It’s been two years since Canadian Minister Justin Trudeau insisted, loudly and publicly, that indigenous persons had been murdered and their bodies buried in mass graves at the former sites of Catholic schools, a claim that led to the vandalization and destruction of dozens of churches across the country.
And so far, it looks like those claims were entirely unfounded.
Recent excavations of 14 sites in the basement of Our Lady of Seven Sorrows Catholic Church near Manitoba’s Pine Creek Residential School, which were conducted by the indigenous tribe Pine Creek First Nation, turned up exactly zero evidence of human remains, despite vociferous claims that the site contained the bodies of many indigenous persons who were murdered or died from mistreatment, abuse, and negligence by the Catholic Church between the 1880s and early 1900s. Historians estimate some 150,000 or so indigenous youth attended the multiple residential schools located across the country.
As the New York Post reminds, Assembly of First Nations Grand Chief RoseAnne Archibald told the BBC back in August of 2021 that these Catholic schools were “designed to kill, and we’re seeing proof of that.” Indigenous tribes went on a circuit claiming the schools, and the Catholic Church that ran them, were responsible for the deaths of countless native people, their bodies unceremoniously dumped in secret graves beneath church buildings without any notice to their families. Their "proof"? Ground-scanning technology they said had turned up "anomalies" beneath the dirt at certain former school sites.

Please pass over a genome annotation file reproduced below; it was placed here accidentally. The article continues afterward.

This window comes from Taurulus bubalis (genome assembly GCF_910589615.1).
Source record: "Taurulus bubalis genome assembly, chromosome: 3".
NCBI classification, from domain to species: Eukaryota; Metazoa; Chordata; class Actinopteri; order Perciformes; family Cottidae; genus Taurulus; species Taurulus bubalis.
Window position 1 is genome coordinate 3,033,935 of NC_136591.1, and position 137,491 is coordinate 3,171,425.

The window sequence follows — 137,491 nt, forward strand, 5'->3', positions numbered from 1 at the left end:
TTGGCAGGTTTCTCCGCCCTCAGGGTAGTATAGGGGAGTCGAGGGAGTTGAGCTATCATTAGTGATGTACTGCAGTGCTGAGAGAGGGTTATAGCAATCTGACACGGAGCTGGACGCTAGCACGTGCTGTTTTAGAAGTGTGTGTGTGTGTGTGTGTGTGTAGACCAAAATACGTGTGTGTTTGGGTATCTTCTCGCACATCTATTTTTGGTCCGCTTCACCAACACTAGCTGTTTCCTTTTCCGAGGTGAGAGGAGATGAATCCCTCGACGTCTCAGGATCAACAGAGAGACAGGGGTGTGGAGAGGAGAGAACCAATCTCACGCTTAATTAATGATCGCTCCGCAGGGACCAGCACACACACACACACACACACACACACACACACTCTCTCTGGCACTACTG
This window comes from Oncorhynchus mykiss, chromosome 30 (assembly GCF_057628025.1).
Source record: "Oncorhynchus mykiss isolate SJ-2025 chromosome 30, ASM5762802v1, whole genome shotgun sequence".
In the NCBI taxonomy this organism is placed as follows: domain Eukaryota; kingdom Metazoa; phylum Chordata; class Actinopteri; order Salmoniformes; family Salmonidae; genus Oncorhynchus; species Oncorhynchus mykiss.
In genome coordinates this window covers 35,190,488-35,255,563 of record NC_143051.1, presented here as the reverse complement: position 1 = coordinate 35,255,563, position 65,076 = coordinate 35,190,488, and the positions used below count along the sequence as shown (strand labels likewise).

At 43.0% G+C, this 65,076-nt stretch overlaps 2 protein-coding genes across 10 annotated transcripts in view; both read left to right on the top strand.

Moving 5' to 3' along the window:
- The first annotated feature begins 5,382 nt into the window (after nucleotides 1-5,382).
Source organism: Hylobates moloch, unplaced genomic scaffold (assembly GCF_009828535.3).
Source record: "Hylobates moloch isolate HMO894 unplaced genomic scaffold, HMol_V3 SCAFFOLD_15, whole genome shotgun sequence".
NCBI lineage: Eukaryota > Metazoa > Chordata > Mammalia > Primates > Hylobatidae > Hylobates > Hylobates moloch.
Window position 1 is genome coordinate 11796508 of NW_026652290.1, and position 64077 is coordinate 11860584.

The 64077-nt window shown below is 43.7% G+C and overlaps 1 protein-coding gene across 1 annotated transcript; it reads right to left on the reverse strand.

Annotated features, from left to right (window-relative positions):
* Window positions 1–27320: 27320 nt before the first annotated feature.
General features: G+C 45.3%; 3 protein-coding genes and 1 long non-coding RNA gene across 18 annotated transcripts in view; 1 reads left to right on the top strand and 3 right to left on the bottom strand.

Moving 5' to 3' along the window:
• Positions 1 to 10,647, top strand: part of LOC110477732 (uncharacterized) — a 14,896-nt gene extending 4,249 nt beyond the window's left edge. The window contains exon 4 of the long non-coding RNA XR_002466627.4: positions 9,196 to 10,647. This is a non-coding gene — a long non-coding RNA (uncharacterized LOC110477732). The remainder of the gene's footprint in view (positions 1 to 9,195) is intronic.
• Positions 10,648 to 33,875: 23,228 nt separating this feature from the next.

In response to the claims, Trudeau ordered the Canadian flag to be flown at half-mast in honor of the supposed dead, while Pope Francis, under pressure from the Canadian government, offered a formal apology on behalf of the Catholic Church for the alleged atrocities. Hundreds of millions of tax dollars were dumped into “research” into the role of residential schools in the lives of native people.
Meanwhile, at least 56 Catholic churches across Canada were vandalized, several burned entirely to the ground, by activists not content to wait for actual proof of these supposed death camps. Statues and memorials were desecrated and destroyed, and anyone - including historians, professors, and politicians - who publicly questioned the tribes’ claims were branded as deniers of genocide, with some even fired or forced to resign their positions.
At the time, Trudeau excused the destruction and violence, saying the "anger was justified" given the Catholic Church's "shameful" history or oppressive indigenous peoples.
Except that more than two years later, there still hasn’t been any proof of these claims that at all. Not a single human bone or bit of remains has been found at any of the excavated sites, while the tribes responsible for the project insist they’re in the “initial” stages of investigation.
Of course, that doesn’t bring back the churches that were torched, undo the seemingly undeserved stain on the Catholic Church’s reputation, or make things right for the persecuted dissenters who've so far turned out to be correct.
Not, you know, that left-wing activists care about facts or consequences.